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Handsets like the Motorola Droid propelled Google to a tremendous market share gain, putting it within striking distance of third place competitor Microsoft.   (Source: AP)
Google jumped from 3.8 percent of the market in November 2009 to 9.0 percent in February 2010

A note to smartphone manufacturers: watch your back.

Google's Android smartphone operating system is doing quite well in the market, posting an incredible 236 percent growth in market share between November 2009 and February 2010, according to recently released metrics from market research firm ComScore.

That gain catapulted the open smartphone maker from 3.2 percent of the market to 9.0 percent of the market, sending it leaping over Palm into fourth place.  Speaking of Palm, the company's slide continues as it shed 1.8 percent market share, dropping from 7.2 percent to 5.4 percent.

Google's gains were fueled in part by the launch of the advanced Motorola Droid and HTC Nexus One handsets, which brought multi-touch to Android at last.

The picture isn't pretty for Microsoft either, who has to endure the agonizing wait for Windows Phone 7.  Microsoft was the biggest loser for the quarter, dropping from 19.1 percent to 15.1 percent.  That big loss means that with one more big quarter Google could pass Microsoft and move into third place.

Apple also posted a surprising loss as it awaits the release of the fourth generation iPhone this summer, which is rumored to bring an HD screen to the popular device.  The loss was minimal -- Apple shed 0.1 percent, dropping from 25.5 percent to 25.4 percent of the market.

Still, it marks a reversal of a long growth trend for Apple.  Apple has cause for concern with Android, as illustrated by its recent litigation against Android handset maker HTC, which its suing to try block all phone imports.  Apple's biggest asset is its 150,000 apps, but Droid's app library is rapidly expanding, and it now has 30,000 apps of its own.

RIM, meanwhile enjoys a healthy lead thanks to its loyal legion of business users.  The Blackberry maker remains somewhat aloof to the Apple-Microsoft-Google war that's developing below.  RIM's marketshare grew slightly over the quarter, jumping from 40.8 percent to 42.1 percent of the market.



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By Griswold on 4/7/2010 3:18:56 AM , Rating: 1
Another one whos clueless enough to talk about market capitalization. A year ago, apple was "worth" half that. These numbers are next to meaningless. What matters is enterprise value. And that has little to do with market capitalization...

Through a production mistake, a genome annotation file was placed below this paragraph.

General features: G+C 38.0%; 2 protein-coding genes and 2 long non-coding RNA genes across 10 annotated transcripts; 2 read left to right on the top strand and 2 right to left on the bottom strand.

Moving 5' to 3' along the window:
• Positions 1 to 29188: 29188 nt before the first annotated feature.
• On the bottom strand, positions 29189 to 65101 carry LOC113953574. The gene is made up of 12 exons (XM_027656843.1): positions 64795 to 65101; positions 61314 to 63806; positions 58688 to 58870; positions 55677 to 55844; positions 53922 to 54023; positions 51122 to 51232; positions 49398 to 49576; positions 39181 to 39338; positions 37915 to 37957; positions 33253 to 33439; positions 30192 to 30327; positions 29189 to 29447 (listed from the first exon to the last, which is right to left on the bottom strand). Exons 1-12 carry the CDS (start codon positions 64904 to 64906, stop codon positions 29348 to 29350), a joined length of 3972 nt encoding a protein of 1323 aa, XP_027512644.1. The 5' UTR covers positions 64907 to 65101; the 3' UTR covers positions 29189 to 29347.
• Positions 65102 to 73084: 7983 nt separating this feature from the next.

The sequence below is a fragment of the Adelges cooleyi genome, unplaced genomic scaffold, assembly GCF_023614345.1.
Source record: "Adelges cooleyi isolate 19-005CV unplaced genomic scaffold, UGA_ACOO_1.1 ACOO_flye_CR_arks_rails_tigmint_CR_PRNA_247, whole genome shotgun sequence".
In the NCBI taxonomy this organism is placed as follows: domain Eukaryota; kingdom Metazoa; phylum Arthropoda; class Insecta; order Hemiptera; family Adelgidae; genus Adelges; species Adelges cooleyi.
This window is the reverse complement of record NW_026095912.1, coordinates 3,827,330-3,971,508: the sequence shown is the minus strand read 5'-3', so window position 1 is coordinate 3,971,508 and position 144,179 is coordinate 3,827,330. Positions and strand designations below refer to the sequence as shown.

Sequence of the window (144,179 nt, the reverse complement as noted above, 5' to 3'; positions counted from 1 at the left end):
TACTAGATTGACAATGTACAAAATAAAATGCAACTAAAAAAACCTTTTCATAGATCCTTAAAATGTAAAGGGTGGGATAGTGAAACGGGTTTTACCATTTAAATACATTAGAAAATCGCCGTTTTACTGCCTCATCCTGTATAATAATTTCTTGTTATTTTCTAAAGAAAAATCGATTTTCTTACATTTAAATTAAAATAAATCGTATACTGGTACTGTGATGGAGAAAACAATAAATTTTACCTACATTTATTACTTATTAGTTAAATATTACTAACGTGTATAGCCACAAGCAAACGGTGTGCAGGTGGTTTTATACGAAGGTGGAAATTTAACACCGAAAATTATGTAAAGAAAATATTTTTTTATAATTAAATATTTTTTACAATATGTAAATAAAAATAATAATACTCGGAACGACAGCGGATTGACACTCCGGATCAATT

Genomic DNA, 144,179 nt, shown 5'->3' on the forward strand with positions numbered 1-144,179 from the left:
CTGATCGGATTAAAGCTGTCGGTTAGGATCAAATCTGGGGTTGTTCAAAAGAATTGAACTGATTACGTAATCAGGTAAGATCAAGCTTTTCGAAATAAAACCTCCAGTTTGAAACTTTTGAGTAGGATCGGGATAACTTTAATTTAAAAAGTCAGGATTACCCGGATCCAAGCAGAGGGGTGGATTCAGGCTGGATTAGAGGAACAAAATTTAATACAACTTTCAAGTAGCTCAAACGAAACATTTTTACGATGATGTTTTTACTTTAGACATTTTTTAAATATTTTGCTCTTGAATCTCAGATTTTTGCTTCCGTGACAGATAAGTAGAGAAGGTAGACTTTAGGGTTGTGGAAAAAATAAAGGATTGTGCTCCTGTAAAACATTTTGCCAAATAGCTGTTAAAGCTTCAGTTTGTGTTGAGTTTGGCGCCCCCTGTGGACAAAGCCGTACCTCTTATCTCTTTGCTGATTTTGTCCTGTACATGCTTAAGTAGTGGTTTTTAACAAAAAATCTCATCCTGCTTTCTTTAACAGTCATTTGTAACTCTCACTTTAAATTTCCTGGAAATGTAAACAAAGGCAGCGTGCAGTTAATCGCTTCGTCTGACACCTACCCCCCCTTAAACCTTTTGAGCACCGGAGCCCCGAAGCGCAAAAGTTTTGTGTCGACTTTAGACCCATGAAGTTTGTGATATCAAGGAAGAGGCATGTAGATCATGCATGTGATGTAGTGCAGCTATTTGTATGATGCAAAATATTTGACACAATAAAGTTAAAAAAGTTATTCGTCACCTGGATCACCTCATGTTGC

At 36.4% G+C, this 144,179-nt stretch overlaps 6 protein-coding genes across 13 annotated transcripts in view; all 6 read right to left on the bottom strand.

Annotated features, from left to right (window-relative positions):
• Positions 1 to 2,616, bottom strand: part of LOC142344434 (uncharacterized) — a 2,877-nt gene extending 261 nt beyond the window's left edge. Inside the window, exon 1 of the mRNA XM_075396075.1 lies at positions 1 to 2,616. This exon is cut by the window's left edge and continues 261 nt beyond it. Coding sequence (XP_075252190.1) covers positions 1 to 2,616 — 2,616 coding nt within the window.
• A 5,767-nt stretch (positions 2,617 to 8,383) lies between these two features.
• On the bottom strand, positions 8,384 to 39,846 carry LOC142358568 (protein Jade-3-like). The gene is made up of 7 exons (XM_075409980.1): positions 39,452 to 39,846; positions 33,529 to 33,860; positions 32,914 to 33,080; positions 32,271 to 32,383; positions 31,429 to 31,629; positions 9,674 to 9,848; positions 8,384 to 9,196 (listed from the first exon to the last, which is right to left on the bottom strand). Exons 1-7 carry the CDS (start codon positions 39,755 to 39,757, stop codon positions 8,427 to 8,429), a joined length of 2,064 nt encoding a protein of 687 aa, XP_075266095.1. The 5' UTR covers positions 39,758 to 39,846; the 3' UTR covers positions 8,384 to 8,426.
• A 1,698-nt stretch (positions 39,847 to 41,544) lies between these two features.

By sebmel on 4/7/2010 4:00:43 PM , Rating: 3
Aside from bad manners your comment offers nothing, other than to mislead.

The reason Apple was 'worth half that' a year ago because of a world capital crisis, I'm sure you remember. Apple was already valued by the market as worth over $200 billion dollars in December of 2008. Since then the dollar has depreciated substantially, devaluing the company in real terms internationally.

Market cap is a measure of market confidence. Confidence in Apple has been growing since 1997 when Steve Jobs was brought back into the company with the acquisition of Next... which brought in NextStep/Mac OSX and it's engineers.

Perhaps you would like to explain to readers, a little more politely I hope, why it is clueless to quote Market Cap as an indication of company success in the instance of a company with zero debt, a simple structure with very few subsidiaries, and in the region of $40 billion in cash reserves.

Perhaps you would like to calculate Apple's EV to demonstrate that, it being so much lower than $240 billion Apple is not the success it's Market Cap growth over the last decade suggests.

That's an awful lot of minority interest in FileMaker Inc. you're going to have to find to offset $40 billion in cash and $220 billion in Market Cap growth.

Or perhaps you can just admit it was a bad mannered, poorly thought out comment.
All the best.


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